Photos of Page playing the bass can be seen on the MySpace page of "Definite Hate," a skinhead band whose album covers feature racist hand-drawn sketches such as a white hand punching a black man and a noose with Confederate flag in the background.
Page was also a member of the skinhead band "End Apathy" and sported multiple tattoos, including one of the number 14, standing for the popular supremacist statement "14 words" - "We must secure the existence of our people and a future for white children."
Page was discharged from the Army in 1998 after serving for six years, first as a Hawk missile system repairman and later as a psychological operations trainee at Ft. Bragg, North Carolina.
Army spokesman George Wright said he was never deployed overseas in the psych ops role. He was discharged for getting drunk on duty and going AWOL. He was not eligible for re-enlistment. Since the shooting, fellow Army members have come forwarded and said Page exhibited racist tendancies even during his time in uniform.
After working for a trucking company from 2006 until 2010, from which he was also fired for being drunk, Page moved to the Milwaukee suburb of Cudahy, renting a room and keeping mostly to himself. He remained largely off radar until the shooting Sunday.
Page legally purchased the Springfield 9mm semiautomatic handgun at the Shooter's Shop in Milwaukee. At the temple's clean-up Thursday, civil rights leader Reverend Jesse Jackson said the shooting, and another one two weeks earlier in which 12 moviegoers were killed by a lone gunman in Aurora, Colorado, showed the necessity for stricter gun control laws.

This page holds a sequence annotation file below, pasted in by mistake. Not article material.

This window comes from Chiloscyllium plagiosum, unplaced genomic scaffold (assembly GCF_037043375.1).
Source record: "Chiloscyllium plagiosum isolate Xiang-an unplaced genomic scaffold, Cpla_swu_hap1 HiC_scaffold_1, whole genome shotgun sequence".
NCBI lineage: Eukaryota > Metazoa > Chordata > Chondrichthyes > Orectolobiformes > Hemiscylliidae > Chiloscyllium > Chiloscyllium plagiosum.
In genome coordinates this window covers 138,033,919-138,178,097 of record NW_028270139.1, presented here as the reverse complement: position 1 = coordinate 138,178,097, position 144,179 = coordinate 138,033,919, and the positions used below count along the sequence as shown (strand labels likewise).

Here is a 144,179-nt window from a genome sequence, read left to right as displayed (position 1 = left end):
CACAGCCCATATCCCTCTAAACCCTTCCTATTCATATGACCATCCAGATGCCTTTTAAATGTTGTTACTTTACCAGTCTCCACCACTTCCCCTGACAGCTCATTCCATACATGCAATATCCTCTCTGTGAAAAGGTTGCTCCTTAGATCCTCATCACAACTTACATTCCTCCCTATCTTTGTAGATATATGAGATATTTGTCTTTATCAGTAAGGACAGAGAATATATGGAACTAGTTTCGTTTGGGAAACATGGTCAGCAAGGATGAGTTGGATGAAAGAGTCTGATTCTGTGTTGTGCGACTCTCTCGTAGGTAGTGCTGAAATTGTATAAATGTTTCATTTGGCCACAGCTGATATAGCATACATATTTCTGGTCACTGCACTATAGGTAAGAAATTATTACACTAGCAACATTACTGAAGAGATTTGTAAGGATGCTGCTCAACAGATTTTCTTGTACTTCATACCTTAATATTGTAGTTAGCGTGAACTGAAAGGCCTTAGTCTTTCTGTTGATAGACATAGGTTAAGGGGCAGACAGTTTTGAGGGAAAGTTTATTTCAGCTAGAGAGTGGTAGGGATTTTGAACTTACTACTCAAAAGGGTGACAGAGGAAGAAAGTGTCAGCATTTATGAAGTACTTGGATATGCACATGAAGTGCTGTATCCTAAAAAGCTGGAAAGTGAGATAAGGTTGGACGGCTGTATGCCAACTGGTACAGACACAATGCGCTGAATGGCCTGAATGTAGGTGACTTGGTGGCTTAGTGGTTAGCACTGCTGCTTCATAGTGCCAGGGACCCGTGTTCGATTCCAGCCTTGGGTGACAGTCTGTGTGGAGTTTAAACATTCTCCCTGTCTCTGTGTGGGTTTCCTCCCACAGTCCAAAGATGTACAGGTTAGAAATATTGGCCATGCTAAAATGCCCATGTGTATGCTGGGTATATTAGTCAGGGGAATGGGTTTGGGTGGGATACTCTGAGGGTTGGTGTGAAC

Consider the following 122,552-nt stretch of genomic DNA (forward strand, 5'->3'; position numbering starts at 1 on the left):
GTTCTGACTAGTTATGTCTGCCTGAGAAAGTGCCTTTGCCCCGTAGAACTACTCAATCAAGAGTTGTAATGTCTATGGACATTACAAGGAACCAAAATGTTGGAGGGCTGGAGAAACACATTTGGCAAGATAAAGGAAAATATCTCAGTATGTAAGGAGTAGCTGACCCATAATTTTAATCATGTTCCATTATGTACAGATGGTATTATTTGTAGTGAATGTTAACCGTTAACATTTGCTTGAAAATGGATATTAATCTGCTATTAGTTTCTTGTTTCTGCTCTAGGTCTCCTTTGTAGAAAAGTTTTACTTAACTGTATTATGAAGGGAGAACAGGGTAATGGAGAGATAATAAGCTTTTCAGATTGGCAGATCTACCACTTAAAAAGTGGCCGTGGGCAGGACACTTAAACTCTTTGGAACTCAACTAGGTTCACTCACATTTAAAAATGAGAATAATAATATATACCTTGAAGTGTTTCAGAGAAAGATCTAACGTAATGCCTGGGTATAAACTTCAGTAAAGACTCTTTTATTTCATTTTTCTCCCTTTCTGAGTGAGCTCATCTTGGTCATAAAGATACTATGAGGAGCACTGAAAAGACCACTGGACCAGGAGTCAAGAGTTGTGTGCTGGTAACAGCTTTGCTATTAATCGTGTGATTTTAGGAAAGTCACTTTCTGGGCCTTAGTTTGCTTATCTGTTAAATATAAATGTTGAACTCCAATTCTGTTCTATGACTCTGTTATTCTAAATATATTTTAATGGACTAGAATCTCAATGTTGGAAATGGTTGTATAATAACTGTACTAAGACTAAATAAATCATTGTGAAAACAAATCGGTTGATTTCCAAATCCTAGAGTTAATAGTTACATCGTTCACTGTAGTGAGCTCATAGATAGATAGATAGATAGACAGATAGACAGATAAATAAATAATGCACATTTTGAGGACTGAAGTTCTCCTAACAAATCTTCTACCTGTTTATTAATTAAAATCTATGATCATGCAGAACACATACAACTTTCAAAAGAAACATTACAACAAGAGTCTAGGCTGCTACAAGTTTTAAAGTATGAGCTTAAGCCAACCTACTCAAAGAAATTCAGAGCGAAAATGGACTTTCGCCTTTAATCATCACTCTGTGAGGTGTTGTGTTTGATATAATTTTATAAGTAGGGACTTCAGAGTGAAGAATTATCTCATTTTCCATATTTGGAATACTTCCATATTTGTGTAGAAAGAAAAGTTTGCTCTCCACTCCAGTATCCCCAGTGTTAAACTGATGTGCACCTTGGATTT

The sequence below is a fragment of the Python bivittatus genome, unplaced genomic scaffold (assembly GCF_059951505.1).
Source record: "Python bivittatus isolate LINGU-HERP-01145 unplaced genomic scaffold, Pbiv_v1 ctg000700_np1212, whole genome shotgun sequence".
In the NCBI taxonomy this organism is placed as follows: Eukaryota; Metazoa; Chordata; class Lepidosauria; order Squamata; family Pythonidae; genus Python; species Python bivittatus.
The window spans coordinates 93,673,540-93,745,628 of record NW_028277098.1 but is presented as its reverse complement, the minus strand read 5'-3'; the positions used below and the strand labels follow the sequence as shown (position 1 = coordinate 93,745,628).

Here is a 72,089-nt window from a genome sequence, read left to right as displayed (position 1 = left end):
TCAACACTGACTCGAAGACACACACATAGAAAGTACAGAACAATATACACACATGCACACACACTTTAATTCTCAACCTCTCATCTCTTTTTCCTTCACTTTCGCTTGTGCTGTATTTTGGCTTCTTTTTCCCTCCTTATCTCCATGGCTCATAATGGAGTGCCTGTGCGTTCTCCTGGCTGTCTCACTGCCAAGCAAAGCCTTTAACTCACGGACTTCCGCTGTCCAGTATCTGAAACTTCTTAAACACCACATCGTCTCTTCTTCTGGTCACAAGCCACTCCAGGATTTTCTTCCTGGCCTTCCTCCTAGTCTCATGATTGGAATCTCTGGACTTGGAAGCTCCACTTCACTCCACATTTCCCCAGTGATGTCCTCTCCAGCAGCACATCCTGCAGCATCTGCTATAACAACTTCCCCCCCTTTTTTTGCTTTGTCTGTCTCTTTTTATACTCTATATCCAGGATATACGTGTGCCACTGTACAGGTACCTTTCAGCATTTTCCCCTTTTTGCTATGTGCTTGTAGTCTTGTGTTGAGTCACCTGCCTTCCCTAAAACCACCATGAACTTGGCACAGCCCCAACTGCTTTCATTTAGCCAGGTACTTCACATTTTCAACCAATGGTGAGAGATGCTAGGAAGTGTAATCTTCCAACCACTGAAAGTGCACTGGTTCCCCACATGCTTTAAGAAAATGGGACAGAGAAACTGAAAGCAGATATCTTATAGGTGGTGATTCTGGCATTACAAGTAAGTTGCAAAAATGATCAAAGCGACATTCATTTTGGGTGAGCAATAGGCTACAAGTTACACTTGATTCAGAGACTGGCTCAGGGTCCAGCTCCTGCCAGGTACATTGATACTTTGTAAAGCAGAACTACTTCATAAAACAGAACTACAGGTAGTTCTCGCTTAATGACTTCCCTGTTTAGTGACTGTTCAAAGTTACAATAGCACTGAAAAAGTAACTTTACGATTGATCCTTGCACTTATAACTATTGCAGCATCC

"It's easy to be polite to say 'We're so sorry this happened' and give the same speech at the next killing a month from now," Jackson said. Now, it's time for a "change in policy" he added.
Even if stricter gun control laws are not enacted, members of Congress are already calling for an investigation into the temple shooting. Rep. Sheila Jackson Lee (D-Texas) sent a letter on Wednesday to Attorney General Eric Holder to look into this and other incidents of violence against Sikhs in America.
Specifically, she said a task force needed to be set up to "determine if additional law enforcement resources need to be put into place" to protect them, and "establish procedures to address incidences impacting targeted communities based on race or religion."
Even before the shooting, Rep. Joe Crowley (D-New York) and 90 other House members called for an investigation into crimes against Sikhs, especially in Michigan, California, New York and Virginia.
"Given that this discrete community is so acutely susceptible to hate violence in the United States," the lawmakers wrote, "we believe it is critically important for authorities to devise means of tracking crimes committed against Sikhs."
Although they are not Muslims, the adherents to the Sikh faith - the fifth largest religion in the world with 30 million members - are often mistaken for Arabs or Muslims because the men wear turbans and have long beards.
Sikhism is a monotheistic faith which espouses universal equality of all people regardless of color, caste, race, gender or religion. The Sikh holy book, or Guru Granth Sahib, contains teachings from multiple religions including Hinduism and Sufism (Islamic mysticism).
by RTT Staff Writer
For comments and feedback: email@example.com